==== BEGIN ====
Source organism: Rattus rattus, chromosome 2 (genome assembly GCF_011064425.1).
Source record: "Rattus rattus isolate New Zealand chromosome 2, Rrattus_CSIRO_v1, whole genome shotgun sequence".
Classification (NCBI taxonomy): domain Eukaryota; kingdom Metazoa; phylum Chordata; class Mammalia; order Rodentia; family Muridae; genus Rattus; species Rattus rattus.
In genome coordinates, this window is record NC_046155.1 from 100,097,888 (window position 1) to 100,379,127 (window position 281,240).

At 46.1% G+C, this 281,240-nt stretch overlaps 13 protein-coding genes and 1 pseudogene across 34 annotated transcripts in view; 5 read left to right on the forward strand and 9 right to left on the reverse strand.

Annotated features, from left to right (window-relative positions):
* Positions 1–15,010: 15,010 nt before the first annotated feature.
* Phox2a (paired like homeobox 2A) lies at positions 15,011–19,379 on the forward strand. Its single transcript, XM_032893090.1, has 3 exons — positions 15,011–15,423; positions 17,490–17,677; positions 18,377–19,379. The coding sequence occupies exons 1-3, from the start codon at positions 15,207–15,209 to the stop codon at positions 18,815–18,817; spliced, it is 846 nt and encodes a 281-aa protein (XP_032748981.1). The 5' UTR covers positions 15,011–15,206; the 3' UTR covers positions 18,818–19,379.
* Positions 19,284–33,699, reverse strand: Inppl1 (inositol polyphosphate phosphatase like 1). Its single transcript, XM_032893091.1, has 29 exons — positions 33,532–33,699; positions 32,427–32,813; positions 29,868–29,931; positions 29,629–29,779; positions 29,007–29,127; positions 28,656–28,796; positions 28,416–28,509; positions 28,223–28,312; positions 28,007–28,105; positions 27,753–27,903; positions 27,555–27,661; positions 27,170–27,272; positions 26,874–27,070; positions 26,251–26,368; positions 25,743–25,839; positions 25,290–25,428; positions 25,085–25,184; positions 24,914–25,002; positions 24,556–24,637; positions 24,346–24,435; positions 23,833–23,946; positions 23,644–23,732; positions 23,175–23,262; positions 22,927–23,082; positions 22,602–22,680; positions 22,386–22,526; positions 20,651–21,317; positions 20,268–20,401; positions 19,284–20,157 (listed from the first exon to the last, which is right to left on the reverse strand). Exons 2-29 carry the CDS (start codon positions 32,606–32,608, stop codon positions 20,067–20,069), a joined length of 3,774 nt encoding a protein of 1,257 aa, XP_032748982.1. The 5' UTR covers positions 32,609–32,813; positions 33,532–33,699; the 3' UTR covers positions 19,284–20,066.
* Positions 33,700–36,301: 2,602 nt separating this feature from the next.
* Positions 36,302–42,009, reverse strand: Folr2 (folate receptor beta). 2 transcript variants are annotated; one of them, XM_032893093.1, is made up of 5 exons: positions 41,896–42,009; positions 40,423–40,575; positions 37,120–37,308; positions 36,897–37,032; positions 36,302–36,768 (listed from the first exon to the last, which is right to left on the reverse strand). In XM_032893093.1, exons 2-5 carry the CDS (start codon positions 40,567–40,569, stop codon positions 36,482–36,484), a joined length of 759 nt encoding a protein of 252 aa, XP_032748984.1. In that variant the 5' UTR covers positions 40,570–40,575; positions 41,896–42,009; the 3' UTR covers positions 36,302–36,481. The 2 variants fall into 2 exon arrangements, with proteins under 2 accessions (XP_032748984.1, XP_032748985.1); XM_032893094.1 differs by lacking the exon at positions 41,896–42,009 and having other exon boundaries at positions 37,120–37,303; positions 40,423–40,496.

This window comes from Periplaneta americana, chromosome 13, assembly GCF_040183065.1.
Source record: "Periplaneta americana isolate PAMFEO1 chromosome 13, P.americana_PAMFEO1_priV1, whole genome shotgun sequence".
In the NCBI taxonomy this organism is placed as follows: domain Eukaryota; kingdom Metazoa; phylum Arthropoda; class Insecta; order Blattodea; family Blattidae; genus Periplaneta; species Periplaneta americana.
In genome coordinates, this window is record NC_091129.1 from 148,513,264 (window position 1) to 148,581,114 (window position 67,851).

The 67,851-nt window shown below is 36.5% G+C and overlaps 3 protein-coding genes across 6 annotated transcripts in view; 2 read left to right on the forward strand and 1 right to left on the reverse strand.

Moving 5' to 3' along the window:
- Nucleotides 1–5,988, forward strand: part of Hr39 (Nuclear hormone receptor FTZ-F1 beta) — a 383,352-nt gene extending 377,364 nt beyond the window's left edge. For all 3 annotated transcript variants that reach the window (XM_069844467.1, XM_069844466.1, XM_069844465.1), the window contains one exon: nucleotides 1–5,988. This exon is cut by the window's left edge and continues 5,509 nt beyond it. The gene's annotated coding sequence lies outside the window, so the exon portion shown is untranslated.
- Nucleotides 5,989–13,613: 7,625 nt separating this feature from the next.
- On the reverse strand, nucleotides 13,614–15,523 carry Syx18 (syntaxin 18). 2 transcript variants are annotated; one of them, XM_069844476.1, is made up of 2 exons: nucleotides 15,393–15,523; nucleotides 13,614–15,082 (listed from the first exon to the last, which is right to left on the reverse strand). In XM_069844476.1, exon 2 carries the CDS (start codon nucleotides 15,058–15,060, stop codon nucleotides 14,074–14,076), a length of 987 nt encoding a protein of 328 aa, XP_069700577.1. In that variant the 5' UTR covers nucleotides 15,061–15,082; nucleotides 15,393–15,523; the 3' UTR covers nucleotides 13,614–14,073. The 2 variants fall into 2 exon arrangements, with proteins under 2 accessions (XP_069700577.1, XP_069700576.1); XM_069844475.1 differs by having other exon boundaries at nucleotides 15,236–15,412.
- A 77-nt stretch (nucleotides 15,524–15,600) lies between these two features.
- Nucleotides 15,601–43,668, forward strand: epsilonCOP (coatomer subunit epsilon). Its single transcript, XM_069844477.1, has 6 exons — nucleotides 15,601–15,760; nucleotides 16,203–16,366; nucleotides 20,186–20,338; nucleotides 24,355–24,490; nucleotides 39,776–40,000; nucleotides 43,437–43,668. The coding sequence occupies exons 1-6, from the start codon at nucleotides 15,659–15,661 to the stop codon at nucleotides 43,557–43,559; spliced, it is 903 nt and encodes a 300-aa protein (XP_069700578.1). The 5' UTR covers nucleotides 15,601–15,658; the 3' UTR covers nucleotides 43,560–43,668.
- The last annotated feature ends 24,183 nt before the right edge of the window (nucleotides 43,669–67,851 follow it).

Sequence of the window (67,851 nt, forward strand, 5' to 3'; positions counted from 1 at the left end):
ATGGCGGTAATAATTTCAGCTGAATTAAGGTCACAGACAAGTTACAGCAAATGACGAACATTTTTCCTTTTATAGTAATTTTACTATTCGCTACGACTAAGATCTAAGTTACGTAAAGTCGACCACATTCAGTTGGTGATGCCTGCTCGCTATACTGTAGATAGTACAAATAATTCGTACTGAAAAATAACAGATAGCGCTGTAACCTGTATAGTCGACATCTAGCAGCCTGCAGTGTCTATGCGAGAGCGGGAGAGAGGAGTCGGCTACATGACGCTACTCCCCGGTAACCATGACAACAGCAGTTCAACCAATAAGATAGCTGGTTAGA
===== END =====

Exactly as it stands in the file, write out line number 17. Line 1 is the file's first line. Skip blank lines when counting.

Moving 5' to 3' along the window: